Techstars is announcing a new program today, called Techstars++, that gives the companies that complete its incubator program opportunities to connect with corporate partners for extra mentorship and business development guidance.
Techstars has already lined up a few corporate partners for the new program, including the Mayo Clinic, and Techstars chief executive and co-founder David Cohen said that they have a few more high profile partnerships in the works.
Free to all Techstars graduates, Techstars++ pairs startups with companies in a related industry for two-week stints. The startups are invited work alongside the established businesses — which will be culled from industries like finance, robotics, and social media. After the two weeks, the partners and startups can decide to continue to work together if they choose. Ultimately, Techstars hopes to have relationships with about 20 partners.
As an example of how Techstars++ would work, Cohen cited Boston-based Ovuline. He suggested that Ovuline, a part of the Fall 2012 Techstars class and a developer of fertility-tracking software, would gain a lot from working with an organization like the Mayo Clinic. From the partners point of view, having an innovative startup in-house could help spark new ideas. Cohen said they will have full-time staff members working with both the startups and partners.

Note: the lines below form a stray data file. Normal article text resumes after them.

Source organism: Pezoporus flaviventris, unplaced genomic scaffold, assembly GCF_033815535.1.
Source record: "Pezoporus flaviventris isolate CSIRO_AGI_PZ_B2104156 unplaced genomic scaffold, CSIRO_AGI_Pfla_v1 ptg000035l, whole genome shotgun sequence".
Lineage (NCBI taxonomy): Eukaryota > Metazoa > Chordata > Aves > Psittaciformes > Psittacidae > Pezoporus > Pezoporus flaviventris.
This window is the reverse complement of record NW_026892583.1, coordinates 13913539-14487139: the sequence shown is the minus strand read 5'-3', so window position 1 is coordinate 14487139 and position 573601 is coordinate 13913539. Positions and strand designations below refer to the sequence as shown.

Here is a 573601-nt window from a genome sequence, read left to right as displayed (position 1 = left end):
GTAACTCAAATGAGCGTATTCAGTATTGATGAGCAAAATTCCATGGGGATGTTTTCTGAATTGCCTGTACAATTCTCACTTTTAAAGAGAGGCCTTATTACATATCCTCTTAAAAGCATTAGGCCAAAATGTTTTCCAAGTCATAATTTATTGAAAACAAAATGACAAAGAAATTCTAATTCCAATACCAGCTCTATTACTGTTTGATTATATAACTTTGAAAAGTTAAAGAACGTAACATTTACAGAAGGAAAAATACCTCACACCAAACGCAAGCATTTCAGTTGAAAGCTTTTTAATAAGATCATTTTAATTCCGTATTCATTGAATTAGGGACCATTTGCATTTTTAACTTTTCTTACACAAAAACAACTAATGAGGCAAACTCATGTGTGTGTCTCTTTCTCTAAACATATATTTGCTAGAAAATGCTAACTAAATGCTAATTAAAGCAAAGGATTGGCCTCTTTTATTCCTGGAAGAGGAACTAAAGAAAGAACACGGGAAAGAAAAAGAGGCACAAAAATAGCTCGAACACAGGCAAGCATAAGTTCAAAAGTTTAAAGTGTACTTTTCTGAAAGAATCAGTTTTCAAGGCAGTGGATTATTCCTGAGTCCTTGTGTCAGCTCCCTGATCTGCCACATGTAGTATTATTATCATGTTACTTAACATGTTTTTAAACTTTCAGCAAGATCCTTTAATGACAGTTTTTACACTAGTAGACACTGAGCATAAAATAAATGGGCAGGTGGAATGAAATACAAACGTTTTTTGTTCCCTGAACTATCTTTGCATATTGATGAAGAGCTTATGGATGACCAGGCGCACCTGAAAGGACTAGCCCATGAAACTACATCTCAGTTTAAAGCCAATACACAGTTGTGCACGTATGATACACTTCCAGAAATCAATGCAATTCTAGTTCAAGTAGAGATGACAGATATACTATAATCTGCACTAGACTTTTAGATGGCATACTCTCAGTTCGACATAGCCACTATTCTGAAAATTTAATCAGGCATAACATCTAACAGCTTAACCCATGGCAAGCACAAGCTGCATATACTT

To some degree, Techstars has already had something like Techstars++ in place for awhile.
“We’ve always tried to create opportunities for our companies,” Cohen said, and had coordinated many informal partnerships in the past. He said that they’ve reached out to the Techstars community to gauge their interest and have already had 25 to 30 companies express interest in taking part.
“I think we can create a few great partnerships that really give our companies some advantages,” Cohen added.